by Tom Siebert
When gossip-to-the-stars Dominick Dunne finally ascends to that great Sardi's in the sky, Danny Goldberg should take his place at the earthly table and start dishing. Goldberg, music critic turned publicist turned record company exec and currently chairman and CEO of Artemis Records, shares most of the strengths and weaknesses of Vanity Fair's most eminent starfucker: He's been on both sides of the fence — journalism and entertainment, observer and participant — he seemingly knows everybody, he's a shameless name-dropper, and he has a knack for placing himself at the heroic center of the action. But most importantly, Goldberg writes with a chatty, you-are-there style that makes his first book, Dispatches From the Culture Wars: How the Left Lost Teen Spirit, relentlessly readable.
It's a weird but compelling mix of airbrushed memoir, mild gossip column, and righteous political manifesto. While its author's ego is oversized, his heart is in the right place, and once you get past the navel-gazing "Danny Goldberg: The Early Years" of the first 60 pages or so, the book is tough to put down. It's like junk food for thought.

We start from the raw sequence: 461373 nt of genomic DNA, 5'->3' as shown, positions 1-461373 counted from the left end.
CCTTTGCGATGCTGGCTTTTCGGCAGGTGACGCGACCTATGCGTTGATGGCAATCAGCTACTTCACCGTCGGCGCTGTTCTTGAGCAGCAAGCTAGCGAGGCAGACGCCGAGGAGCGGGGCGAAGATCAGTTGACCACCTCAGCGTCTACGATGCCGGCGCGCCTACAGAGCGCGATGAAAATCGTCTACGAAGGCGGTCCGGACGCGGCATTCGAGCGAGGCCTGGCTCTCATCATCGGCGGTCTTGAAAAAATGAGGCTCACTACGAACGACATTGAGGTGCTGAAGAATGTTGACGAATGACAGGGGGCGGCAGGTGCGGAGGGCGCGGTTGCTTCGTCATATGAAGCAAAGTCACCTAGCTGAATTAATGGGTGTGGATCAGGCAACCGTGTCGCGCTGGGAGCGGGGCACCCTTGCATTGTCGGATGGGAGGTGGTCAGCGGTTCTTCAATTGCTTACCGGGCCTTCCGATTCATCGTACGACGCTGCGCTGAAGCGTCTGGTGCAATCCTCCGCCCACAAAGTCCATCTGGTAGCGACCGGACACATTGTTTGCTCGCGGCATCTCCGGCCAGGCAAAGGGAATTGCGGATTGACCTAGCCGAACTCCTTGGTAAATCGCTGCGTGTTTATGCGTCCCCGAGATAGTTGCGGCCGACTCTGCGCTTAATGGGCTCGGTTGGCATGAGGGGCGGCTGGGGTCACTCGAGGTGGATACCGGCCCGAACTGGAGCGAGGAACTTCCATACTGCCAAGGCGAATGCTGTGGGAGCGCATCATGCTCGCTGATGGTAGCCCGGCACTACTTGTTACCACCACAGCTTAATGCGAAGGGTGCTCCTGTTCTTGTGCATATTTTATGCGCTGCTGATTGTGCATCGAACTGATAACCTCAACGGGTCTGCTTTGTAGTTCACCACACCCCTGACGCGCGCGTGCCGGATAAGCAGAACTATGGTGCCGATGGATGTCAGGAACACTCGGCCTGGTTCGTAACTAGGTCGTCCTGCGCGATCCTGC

Goldberg's central point, which isn't particularly original but gets reinforced here with one damning example after another, is that the American Left — more specifically the Democratic Party — has completely lost its way because of the misbegotten leadership of elitist liberal snobs, who squabble with each other and can no longer connect with the party's once-key youth constituency.
Beyond making a lot of people a ton of money and working closely with name-brand bands from Led Zeppelin to Nirvana to Bruce Springsteen, Goldberg's main claim to fame is as Tipper Gore's nemesis during years of battle over the labeling of music products, so it's not surprising that Al and Tipper don't come off well here. But one of the things that makes the book so appealing is that Goldberg names names as much as he drops them. The book is full of good guys and bad guys, hypocrites and true believers, politicians and statesmen. Gary Hart, Jesse Jackson and John McCain come off the best; Joe Lieberman, devastatingly portrayed as a fussy, self-righteous, close-minded prig, by far the worst.
Though Goldberg continually — and rightfully — bull's-eyes the hypocrisy and hyperbole of politicians, he usually lets performers slide. When Russell Simmons pretentiously declares, during a conversation with Hillary Clinton, that "DMX is a profound poet — his lyrics will someday be taught like Shakespeare," Goldberg lets it pass without comment. It's this blind spot that is the book's biggest weakness: Like many in the biz, he confuses performers for artists but expects every politician to be a statesman. Still, Goldberg's greatest success is his ability to lead by example: He argues that progressive politics should more enthusiastically embrace popular culture and has turned out a book that is both edifying and extremely entertaining. If the DNC doesn't pay closer attention to what he's got to say, they're fools. But Dispatches From the Culture Wars, shows them mostly to be fools already.